Friday, March 7, 2008

Switching gears

After posting yesterday and not being sure how big I wanted to make the red/coral/yellow quilt I decided to work on a store sample for a class that I am offering. The local quilt shop showed me a bunch of new patterns and wondered if I would teach one/some of them. I chose this one called "Sankaku" by Tracey Brookshier. I was fascinated with the way the 3 different size triangles worked together in the borders around the central block. A little over half of the fabrics are current finds at the store and the rest are out of my stash. I think this would be a good one to do a machine embroidery in the center square and maybe some smaller related embroideries in some of the triangles.

My mother (89) has another problem now, ongoing since last May, with her legs "weeping" and they are watching it very closely to be sure it doesn't turn into an infection or any other worse condition. She has never had diabetes or cancer, has a strong heart and has a sister 8 years older than her still living. We started the ball rolling on a visiting nurse every day through a health care agency. I am everything else for my parents, but I'm not a nurse. I almost got sick looking at her legs yesterday at the dr.'s office. I could say that makes me a weak person, but I really know that God gave me other talents for caring for my parents and that I have to let some of it go to more qualified persons.


Kristin L said...

I'm fascinated by the triangles too. I would have jumped straight to doubling their size with each row. This is far more subtle.

There is nothing wrong with hiring a professional for your parents, You are caring for them by providing qualified care. Caregivers who try to do it all tend to burn out early anyways.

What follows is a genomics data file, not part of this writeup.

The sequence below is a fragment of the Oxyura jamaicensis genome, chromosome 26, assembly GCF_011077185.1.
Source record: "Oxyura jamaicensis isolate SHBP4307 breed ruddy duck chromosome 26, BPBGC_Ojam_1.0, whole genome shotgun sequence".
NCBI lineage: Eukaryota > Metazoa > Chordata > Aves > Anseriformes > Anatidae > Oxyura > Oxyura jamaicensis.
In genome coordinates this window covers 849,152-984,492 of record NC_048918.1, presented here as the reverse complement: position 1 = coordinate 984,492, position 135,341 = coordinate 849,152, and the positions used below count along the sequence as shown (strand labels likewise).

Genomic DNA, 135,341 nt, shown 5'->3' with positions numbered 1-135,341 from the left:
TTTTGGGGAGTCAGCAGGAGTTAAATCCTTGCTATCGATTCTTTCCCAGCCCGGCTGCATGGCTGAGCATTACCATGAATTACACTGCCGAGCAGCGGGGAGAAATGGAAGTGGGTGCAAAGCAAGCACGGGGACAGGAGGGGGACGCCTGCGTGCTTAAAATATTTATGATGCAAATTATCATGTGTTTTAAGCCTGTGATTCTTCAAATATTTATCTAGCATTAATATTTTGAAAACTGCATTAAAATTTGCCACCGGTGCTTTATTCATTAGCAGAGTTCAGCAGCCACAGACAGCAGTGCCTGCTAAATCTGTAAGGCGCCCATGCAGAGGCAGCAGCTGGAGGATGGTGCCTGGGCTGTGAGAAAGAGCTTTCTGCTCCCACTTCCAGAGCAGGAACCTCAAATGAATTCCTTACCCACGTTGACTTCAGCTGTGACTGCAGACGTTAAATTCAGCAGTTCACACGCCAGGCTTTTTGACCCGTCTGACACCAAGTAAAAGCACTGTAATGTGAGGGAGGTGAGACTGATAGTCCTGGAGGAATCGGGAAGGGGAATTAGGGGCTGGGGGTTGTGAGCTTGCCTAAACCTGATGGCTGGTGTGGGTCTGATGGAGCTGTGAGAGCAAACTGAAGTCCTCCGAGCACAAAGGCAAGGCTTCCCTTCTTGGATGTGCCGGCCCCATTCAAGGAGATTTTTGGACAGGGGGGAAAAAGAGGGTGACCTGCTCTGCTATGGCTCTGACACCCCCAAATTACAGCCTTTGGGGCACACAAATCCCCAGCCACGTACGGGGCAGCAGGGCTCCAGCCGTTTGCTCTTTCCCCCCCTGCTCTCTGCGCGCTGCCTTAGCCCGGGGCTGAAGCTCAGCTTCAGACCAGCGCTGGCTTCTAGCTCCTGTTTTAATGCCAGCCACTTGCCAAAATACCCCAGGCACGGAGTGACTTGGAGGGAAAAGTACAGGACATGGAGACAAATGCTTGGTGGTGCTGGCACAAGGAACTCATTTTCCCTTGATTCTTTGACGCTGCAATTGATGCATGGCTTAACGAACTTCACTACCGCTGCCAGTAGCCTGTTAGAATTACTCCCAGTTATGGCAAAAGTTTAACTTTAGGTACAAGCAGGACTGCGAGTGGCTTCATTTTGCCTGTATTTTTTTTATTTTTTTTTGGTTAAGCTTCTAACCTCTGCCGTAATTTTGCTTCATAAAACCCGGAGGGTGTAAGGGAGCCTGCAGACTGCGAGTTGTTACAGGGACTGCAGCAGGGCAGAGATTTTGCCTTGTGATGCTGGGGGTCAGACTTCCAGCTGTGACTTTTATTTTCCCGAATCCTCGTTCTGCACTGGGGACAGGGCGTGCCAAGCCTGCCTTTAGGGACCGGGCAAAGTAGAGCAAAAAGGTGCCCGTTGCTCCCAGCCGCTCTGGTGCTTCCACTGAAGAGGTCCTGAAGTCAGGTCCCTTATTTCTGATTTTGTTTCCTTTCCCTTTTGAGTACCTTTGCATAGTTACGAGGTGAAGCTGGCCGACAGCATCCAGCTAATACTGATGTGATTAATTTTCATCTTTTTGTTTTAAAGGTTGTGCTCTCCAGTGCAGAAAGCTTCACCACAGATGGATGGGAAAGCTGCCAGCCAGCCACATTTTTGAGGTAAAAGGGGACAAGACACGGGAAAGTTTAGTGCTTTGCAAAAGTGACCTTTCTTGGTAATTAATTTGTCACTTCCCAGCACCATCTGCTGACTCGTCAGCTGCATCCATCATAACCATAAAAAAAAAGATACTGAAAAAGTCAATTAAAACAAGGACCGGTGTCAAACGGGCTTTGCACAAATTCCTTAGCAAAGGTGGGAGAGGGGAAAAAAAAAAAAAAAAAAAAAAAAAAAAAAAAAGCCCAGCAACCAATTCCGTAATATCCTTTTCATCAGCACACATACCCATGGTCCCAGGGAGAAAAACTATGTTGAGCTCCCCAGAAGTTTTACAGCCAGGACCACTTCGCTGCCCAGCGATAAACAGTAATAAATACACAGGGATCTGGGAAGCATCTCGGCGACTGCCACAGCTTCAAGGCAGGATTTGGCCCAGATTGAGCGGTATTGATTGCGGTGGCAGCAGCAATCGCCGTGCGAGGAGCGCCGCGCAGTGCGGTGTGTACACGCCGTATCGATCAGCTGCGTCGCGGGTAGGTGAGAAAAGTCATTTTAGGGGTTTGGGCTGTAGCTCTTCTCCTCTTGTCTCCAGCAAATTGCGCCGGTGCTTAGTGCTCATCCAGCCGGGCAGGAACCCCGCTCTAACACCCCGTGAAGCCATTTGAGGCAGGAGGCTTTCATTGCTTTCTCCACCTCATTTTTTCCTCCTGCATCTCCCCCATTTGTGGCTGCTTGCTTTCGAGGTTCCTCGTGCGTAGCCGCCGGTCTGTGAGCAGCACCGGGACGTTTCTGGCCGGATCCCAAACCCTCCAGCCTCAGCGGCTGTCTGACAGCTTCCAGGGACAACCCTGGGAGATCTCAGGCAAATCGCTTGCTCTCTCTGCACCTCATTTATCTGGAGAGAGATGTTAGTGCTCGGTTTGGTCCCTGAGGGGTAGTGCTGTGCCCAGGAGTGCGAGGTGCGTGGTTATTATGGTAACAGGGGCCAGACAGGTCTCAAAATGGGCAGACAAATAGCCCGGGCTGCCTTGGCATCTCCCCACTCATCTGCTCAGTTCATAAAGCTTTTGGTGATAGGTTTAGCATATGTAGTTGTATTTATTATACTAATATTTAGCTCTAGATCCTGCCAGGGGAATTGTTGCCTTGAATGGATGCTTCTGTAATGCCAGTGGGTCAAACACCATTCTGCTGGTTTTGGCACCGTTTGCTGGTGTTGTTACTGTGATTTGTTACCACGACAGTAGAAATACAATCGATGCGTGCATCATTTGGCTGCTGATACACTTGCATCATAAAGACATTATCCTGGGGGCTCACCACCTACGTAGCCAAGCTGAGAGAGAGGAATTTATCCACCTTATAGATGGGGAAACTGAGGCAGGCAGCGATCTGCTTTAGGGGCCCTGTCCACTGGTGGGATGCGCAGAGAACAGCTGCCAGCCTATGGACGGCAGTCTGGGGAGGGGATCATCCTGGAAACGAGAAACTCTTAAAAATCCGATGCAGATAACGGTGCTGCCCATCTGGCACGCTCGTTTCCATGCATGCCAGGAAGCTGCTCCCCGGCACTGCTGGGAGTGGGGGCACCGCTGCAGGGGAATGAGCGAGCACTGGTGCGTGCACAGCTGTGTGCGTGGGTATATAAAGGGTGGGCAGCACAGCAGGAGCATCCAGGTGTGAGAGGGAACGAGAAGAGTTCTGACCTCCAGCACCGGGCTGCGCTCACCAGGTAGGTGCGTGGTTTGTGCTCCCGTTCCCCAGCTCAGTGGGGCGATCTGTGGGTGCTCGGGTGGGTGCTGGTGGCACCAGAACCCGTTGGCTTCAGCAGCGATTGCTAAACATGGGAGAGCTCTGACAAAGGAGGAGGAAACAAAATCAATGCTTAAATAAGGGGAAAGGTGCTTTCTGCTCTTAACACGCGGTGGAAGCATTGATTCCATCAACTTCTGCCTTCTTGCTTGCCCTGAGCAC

Anonymous said...

I too like the three sizes of triangles, 'framing' the center square. I like the fabrics you have chosen, combining soft colors with the deep hues makes it a stunning piece.

So many of us have been care givers for our parents. And can understand and relate to what you are facing on a daily basis. You are amazing being able to keep up with them and your followers too.

Take care, J~MT

Sequana said...

You said it correctly. You are NOT a nurse. It's not even a good thing for you to try to do nursing care; there are so many things you wouldn't know to watch for, or do.

Caregivers have the most unappreciated job ever. You can't feel guilty for not being able to do every single thing. It will be a big relief to have some home care for your mom.

Quiltdivajulie said...

Wanda ~ having assistance with your parents' care is NOT a sign of weakness. None of us, even those who ARE nurses, can do it all... please know that having good and caring people help you is absolutely the right thing. You are NOT weak ("weak" people are the ones who run away or avoid...)

Anonymous said...

Wanda, Love the fabrics used in the triangles.
Glad your Mom is getting some nursing care.
Take care of yourself, too.jmh

jovaliquilts said...

Care for the caregivers is important. Loving your parents doesn't mean you can be and do everything for them.

I like the triangles! Wonder how it would look if they switched directions diagonally across the quilt, so they were all facing center, so to speak? I don't know, might look awful that way!!

TB said...

I love triangles, so I especially like this quilt. I'm hoping that your Mother's legs heal and she will feel better.

Melody Johnson said...

Wanda, I am sending you a huge hug and a big big pat on the back for all you do, for your parents and for us, your readers.
You're terrific!

Anonymous said...

Wanda, I AM a nurse and even I would have gotten VNA in there. You are her daughter and should be allowed to maintain that role. Is it lymph that is leaking?? Are her legs swollen? If yes, an UNA boot (or boots) might help. My MIL has that problem.

Here's hoping it clears up.

Love the red and yellow squares piece.


meggie said...

That is a lovely triangle quilt. I love those colours too.

My mother had weeping legs too, & the danger is they develop cellulitis. I got a nurse for my mother too, the hospital had been going to send my mother home, without even dressings on her legs, & she had been trying to cope with them alone. My mother was tiny & very thin, but she had a bad heart, & emphysema.